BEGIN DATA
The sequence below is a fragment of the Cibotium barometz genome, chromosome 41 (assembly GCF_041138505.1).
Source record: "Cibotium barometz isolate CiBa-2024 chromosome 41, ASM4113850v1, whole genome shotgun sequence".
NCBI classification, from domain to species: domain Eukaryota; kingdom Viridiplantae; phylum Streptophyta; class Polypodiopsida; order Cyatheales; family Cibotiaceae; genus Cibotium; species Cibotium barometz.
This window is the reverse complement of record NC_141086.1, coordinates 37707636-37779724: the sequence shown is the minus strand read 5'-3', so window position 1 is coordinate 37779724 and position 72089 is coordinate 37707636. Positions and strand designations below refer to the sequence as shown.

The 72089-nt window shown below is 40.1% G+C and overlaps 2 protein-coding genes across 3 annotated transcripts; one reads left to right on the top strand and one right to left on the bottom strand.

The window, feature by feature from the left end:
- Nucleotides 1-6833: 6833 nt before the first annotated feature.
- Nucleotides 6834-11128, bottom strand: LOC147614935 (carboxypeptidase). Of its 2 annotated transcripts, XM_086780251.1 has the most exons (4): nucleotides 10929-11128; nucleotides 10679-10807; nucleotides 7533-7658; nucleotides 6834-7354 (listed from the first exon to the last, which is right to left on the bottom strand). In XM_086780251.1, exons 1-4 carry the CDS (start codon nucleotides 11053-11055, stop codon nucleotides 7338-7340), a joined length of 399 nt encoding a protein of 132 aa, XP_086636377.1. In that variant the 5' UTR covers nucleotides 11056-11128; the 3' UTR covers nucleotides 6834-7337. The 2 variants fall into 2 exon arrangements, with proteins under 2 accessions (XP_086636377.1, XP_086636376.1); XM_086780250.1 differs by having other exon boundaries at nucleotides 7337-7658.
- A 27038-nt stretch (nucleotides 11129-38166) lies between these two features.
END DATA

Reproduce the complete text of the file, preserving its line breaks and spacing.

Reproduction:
The sequence below is a fragment of the Cibotium barometz genome, chromosome 41 (assembly GCF_041138505.1).
Source record: "Cibotium barometz isolate CiBa-2024 chromosome 41, ASM4113850v1, whole genome shotgun sequence".
NCBI classification, from domain to species: domain Eukaryota; kingdom Viridiplantae; phylum Streptophyta; class Polypodiopsida; order Cyatheales; family Cibotiaceae; genus Cibotium; species Cibotium barometz.
This window is the reverse complement of record NC_141086.1, coordinates 37707636-37779724: the sequence shown is the minus strand read 5'-3', so window position 1 is coordinate 37779724 and position 72089 is coordinate 37707636. Positions and strand designations below refer to the sequence as shown.

The 72089-nt window shown below is 40.1% G+C and overlaps 2 protein-coding genes across 3 annotated transcripts; one reads left to right on the top strand and one right to left on the bottom strand.

The window, feature by feature from the left end:
- Nucleotides 1-6833: 6833 nt before the first annotated feature.
- Nucleotides 6834-11128, bottom strand: LOC147614935 (carboxypeptidase). Of its 2 annotated transcripts, XM_086780251.1 has the most exons (4): nucleotides 10929-11128; nucleotides 10679-10807; nucleotides 7533-7658; nucleotides 6834-7354 (listed from the first exon to the last, which is right to left on the bottom strand). In XM_086780251.1, exons 1-4 carry the CDS (start codon nucleotides 11053-11055, stop codon nucleotides 7338-7340), a joined length of 399 nt encoding a protein of 132 aa, XP_086636377.1. In that variant the 5' UTR covers nucleotides 11056-11128; the 3' UTR covers nucleotides 6834-7337. The 2 variants fall into 2 exon arrangements, with proteins under 2 accessions (XP_086636377.1, XP_086636376.1); XM_086780250.1 differs by having other exon boundaries at nucleotides 7337-7658.
- A 27038-nt stretch (nucleotides 11129-38166) lies between these two features.